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RE: National implementation of multi-parametric MRI for prostate cancer detection – recommendations from a UK consensus meeting




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Letter to the Editor

National implementation of multi-parametric magnetic resonance imaging for prostate cancer detection – recommendations from a UK consensus meeting [1]

Dear Sir,

Appaya et al report on an expert consensus meeting regarding the implementation of multi-parametric magnetic resonance imaging (mpMRI) for prostate cancer detection [1]. A key item related to ‘who can request an mpMRI’ for patients with suspicion of prostate cancer. The panel unanimously agreed that GPs should not be able to. This is perhaps unsurprising, given the panel was composed entirely of specialists. The authors did consider inviting a GP: however, their assumption was that other than for this question a GP would have little to add. We believe this was a critical omission, as improving access to diagnostic testing in primary care could improve prostate cancer diagnosis,  urology outpatient workloads, patient experiences, and outcomes.

The vast majority of cancer diagnoses, including prostate, occur in symptomatic patients presenting to primary care [2]. GPs already have direct access to diagnostic testing for several other cancer types in the NHS – all endorsed by NICE guidance – including gastroscopy, colonoscopy, flexible sigmoidoscopy, MRI head, ultrasound, and CT abdomen. Each can be requested in primary care, with GPs retaining clinical responsibility for the investigation findings [3].

An oft-raised concern with GP direct access to diagnostic tests is that it will lead to inappropriate referrals. However, a recent systematic review of direct access cancer testing in primary care found no significant difference in pooled cancer conversion rate between GP and specialist requests (except for gastroscopy) and no significant difference in the appropriateness of referrals. Time from referral to testing was shorter with GP direct access testing and patient satisfaction was high [4].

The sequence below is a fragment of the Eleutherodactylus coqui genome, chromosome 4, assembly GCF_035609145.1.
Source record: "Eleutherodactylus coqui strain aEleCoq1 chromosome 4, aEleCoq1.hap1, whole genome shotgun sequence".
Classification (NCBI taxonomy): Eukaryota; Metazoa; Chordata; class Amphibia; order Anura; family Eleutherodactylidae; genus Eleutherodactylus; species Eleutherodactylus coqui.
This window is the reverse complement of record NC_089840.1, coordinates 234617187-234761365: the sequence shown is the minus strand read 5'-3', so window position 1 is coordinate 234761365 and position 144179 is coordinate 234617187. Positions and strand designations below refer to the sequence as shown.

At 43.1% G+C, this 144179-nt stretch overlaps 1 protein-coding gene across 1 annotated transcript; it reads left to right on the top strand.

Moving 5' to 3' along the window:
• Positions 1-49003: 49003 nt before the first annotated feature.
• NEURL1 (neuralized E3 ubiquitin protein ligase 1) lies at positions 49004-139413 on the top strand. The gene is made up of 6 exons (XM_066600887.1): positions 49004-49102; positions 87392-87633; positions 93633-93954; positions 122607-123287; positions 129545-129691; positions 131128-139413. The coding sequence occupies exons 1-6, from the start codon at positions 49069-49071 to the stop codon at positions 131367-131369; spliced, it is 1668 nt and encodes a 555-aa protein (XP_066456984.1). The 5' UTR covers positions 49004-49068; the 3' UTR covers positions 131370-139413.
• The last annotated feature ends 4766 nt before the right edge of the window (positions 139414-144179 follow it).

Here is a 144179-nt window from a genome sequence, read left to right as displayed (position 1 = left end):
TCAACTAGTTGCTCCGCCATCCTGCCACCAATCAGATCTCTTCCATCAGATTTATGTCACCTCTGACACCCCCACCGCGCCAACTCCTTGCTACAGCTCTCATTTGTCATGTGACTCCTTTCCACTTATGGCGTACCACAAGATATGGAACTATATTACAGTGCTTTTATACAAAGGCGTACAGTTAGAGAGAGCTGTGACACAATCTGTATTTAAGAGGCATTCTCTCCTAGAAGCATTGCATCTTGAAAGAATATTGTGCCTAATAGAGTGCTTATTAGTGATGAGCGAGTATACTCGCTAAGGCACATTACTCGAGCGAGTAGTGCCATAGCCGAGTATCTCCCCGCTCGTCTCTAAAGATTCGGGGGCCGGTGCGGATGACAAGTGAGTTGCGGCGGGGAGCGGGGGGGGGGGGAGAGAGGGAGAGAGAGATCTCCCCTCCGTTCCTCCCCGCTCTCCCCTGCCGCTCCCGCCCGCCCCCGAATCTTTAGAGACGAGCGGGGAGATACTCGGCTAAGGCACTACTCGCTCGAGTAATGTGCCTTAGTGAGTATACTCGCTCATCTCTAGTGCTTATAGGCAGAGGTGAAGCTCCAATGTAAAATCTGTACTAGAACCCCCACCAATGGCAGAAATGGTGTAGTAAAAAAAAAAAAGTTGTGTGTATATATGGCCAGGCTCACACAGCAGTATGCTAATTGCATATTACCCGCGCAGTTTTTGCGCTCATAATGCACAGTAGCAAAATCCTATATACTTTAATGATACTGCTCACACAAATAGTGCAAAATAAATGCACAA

If implementation of pre-biopsy mpMRI truly does reduce the need for biopsy in 27% of men, as suggested from the PROMIS [5] and PRECISION [6] trials, then direct access testing in primary care could significantly reduce referrals for suspected prostate cancer. At a time of limited NHS resources and more ambitious targets for cancer diagnosis and treatment times, this could ease the pressure on Urology departments across the UK.

There are several unanswered questions with regard to the optimal use of pre-biopsy mpMRI: for example, which men to test, how to safely follow-up mpMRI-negative patients, and MRI capacity. Including GPs in these discussions would not just be courteous: it may find better answers.

Dr Samuel Merriel1, Dr Fiona Walter2, Prof Willie Hamilton3

Clinical Research Fellow, University of Exeter

2 Principle Researcher in Primary Care Cancer Research, University of Cambridge

3 Professor of Primary Care Diagnostics, University of Exeter

References

  1. Appayya MB, Adshead J, Ahmed HU, Allen C, Bainbridge A, Barrett T, et al. National implementation of multi-parametric magnetic resonance imaging for prostate cancer detection – recommendations from a UK consensus meeting. BJU Int. 2018;122(1):13–25.
  2. Emery JD, Shaw K, Williams B. The role of primary care in early detection and follow-up of cancer. Nat Rev Clin Oncol. 2014;11:38–48.
  3. National Collaborating Centre for Cancer. Suspected cancer [Internet]. NICE. London; 2015.